Beloved (1998)

Rating:

USA. 1998.

Crew

Director – Jonathan Demme, Screenplay – Adam Brooks, Akosua Busia & Richard La Gravanese, Based on the Novel by Toni Morrison, Producers – Jonathan Demme, Kate Forte, Gary Goeztman, Edward Saxon & Oprah Winfrey, Photography – Tak Fujimoto, Music – Rachel Portman, Visual Effects Supervisor – Steve Rundell, Digital Effects – D-Rez Hollywood, Special Effects Supervisor – John Ottesen & Tom Ward, Makeup Effects – Carl Fullerton & Neal Martz, Production Design – Kristi Zea. Production Company – Harpo Films/Clinica Estetico/Touchstone

Cast

Oprah Winfrey (Sethe), Danny Glover (Paul D), Thandie Newton (Beloved), Kimberly Elise (Denver), Beah Richards (Grandmother Baby Suggs), Lisa Gay Hamilton (Younger Sethe), Kessia Kordelle (Amy Denver)


Plot

Paul D goes to visit Sethe, a woman living alone in a cottage with her teenage daughter Denver. The cottage is haunted but Sethe refuses to move out, while Denver will never go out beyond the yard. Despite this, Paul D moves in and takes up with Sethe. One day they find a girl who has mysteriously appeared on their doorstep. She calls herself Beloved and appears to be intellectually handicapped. However, as Sethe takes Beloved into their midst, the others suspect that Beloved may have returned from the dead.


Beloved was one genre entry that received almost no genre press, despite being a substantial (and extremely good) ghost story. The reason for this has a good deal to do with the way the film was pitched – it is a film that comes with Serious Drama written all over it. It is adapted from a celebrated novel written in 1987 by Toni Morrison, one of the most acclaimed African-American writers (the book won a Pulitzer Prize for Literature and is taught in many American literature classes) and was personally shepherded into production by Oprah Winfrey (who also takes a rare opportunity away from trying to be the spiritual mother to the American nation to flex her not inconsiderable abilities as an actress, which have been unused on cinema screens since Spielberg’s The Color Purple [1985]). Oprah has brought aboard Jonathan Demme, then riding on the success of his Academy Award as Best Director for The Silence of the Lambs (1991) and the AIDS drama Philadelphia (1994).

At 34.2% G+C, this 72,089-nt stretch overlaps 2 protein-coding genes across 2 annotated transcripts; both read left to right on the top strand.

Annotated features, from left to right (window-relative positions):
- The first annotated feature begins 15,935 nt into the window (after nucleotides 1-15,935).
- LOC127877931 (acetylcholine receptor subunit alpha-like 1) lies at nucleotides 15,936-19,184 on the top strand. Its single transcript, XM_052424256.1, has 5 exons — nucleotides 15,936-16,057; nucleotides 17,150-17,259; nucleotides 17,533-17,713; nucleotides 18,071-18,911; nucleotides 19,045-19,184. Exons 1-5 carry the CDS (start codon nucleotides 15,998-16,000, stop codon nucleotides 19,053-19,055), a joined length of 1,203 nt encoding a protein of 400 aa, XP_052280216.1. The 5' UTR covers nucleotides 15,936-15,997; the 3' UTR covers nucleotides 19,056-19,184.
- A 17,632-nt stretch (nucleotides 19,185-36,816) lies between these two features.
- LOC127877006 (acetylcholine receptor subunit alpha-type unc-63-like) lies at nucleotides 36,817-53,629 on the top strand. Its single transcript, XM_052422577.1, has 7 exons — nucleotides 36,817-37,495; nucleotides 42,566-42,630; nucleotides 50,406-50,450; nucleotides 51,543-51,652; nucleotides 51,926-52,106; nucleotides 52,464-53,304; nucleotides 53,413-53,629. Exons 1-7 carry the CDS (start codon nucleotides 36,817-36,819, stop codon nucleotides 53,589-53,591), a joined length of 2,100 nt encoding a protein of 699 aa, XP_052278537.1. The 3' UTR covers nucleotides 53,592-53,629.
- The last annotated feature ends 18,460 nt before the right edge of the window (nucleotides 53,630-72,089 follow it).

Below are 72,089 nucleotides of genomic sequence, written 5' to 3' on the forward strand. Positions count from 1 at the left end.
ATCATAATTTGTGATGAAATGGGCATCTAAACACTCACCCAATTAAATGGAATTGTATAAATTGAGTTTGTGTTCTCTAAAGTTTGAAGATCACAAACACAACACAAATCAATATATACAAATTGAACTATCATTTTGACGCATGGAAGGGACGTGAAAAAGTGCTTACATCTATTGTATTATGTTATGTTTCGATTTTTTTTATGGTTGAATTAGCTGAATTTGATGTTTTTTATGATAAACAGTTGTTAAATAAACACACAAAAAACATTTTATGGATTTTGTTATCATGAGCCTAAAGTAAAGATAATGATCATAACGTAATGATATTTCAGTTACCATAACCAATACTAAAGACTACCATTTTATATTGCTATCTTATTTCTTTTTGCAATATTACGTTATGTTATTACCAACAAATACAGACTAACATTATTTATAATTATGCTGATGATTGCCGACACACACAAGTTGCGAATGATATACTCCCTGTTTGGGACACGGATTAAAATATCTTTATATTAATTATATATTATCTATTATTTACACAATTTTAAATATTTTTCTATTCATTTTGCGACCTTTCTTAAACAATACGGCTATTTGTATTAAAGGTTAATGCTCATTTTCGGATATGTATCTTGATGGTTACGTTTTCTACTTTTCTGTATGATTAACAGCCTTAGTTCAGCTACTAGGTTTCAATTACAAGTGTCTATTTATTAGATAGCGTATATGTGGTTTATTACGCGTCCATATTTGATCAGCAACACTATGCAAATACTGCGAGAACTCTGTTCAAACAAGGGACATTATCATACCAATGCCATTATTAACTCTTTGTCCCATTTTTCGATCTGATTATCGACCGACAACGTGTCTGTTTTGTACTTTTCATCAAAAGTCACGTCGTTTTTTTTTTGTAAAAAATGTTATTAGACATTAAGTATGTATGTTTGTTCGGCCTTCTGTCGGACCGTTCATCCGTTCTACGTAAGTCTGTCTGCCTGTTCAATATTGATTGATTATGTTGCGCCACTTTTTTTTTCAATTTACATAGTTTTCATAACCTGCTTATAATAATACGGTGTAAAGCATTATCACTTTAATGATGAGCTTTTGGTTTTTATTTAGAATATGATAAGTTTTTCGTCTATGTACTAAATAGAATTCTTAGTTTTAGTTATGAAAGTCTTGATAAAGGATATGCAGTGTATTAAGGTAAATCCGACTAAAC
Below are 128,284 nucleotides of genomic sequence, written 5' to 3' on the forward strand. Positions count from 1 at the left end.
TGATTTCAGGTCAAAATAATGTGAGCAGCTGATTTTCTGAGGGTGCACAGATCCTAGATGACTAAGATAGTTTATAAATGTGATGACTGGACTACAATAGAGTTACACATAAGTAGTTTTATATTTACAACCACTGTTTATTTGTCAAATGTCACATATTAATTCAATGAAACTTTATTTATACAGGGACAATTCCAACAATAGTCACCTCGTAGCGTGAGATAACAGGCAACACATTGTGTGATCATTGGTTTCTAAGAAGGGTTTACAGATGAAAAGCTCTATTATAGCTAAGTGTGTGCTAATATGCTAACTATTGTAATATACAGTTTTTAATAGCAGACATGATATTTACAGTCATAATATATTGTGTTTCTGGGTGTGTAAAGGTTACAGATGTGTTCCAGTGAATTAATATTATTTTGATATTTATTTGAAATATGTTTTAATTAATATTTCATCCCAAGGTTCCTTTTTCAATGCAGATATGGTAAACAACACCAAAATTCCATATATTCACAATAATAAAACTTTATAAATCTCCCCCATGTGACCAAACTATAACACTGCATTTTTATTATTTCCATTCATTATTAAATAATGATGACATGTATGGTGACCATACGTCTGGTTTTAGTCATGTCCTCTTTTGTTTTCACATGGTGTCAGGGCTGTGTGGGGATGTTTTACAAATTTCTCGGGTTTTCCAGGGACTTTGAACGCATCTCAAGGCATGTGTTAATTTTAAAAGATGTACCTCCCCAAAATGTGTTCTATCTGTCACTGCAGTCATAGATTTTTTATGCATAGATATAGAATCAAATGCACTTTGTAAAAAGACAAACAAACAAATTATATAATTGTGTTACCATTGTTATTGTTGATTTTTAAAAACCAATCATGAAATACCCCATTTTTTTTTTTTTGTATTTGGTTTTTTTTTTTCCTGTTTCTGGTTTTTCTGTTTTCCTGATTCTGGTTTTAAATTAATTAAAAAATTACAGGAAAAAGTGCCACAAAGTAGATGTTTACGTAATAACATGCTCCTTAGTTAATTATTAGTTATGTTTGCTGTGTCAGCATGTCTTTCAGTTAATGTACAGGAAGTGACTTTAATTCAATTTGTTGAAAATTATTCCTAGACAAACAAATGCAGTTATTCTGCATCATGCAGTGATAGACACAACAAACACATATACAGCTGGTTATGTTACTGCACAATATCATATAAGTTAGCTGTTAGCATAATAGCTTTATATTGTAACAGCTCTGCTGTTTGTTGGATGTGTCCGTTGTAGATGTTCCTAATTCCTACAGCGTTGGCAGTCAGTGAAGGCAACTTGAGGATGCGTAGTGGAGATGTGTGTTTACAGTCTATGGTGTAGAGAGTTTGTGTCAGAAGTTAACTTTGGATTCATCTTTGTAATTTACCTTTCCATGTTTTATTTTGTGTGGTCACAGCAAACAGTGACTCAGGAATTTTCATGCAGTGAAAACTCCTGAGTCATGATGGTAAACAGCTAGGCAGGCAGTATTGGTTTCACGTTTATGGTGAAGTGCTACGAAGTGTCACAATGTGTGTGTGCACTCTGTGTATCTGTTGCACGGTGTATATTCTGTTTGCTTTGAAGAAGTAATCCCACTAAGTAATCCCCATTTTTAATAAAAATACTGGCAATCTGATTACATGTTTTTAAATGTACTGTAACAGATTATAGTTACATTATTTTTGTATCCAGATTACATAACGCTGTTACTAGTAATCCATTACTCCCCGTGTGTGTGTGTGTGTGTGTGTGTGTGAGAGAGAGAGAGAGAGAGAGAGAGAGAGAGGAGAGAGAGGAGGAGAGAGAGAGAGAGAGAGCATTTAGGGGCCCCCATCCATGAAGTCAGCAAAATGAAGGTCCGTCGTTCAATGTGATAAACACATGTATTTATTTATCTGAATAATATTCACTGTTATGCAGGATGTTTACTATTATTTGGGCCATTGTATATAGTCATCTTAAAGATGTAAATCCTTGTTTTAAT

Beloved is a stupendous film. The sad fact though is that it was a box-office failure. It is an exceptional film, one that shows Jonathan Demme’s talents as a director far better than either the overrated Silence of the Lambs and the simplistically message-heavy Philadelphia. Demme takes his time telling the story. The film is extremely faithful to the novel and as a result reigns in at nearly three hours long. The story itself unfolds almost elliptically back and forward across time – it is often a puzzle trying to piece together elements of the complex backstory. An extraordinary degree of attention has been placed into creating a sense of authentic-seeming historical verisimilitude. Demme frequently composes long scenes that do not actually carry story but simply exist to accrue detail. The film is also exquisitely photographed.

As a ghost story, Beloved is unique. Jonathan Demme successfully avoids any cliches of the genre ghost story. There are no spectral apparitions, billowing curtains and scared heroines in bosomy nightgowns. It could be called a Magical Realist ghost story, one where the supernatural blends with a superbly well-detailed historical background. Here Thandie Newton gives an amazingly haunted performance that ranges from a gaping, autistic, child-like blankness to the dangerously seductive. There is a genuinely spooky scene where, in the haunted rhythm of her hesitant, halting, child-like speech, she talks about abandonment by her mother and being in the dark where we suddenly piece together the fact that she may have returned from the dead.

However, the film’s greatest impact is not as a ghost story but in the emotional unfoldings of past secrets. There is an absolutely shattering sequence in the middle of the film where we learn just how Oprah Winfrey’s daughter died, which may count as one of the most shocking scenes ever put on film. The sheer savagery and intensity of the emotion on Lisa Gay Hamilton’s face as she is confronted in the barn is frighteningly raw. In the last twenty minutes of the film, Jonathan Demme gives us some heart-rendering images of Denver growing up – of finding all the food in the house gone, of the baskets of food turning up outside the house, and going and tearfully applying for a job. It makes for an enormously emotional ending to a lovingly crafted epic of a film.

The saddest part in all of this was the film’s complete neglect by the Academy Awards who only nominated it for Best Costume Design, where it deserved a great deal more than that.

Director Jonathan Demme was a protege of Roger Corman (who often makes cameos in Demme’s films). Demme’s other genre films are the influential serial killer thriller The Silence of the Lambs (1991) and the remake of The Manchurian Candidate (2004). Demme has made other mainstream successes such as Stop Making Sense (1984), Something Wild (1986), Married to the Mob (1988) and Rachel Getting Married (2008).

(Winner in this site’s Top 10 Films of 1998 list. Winner for Best Director (Jonathan Demme), Best Supporting Actress (Thandie Newton) and Best Cinematography and Nominee for Best Adapted Screenplay at this site’s Best of 1998 Awards).



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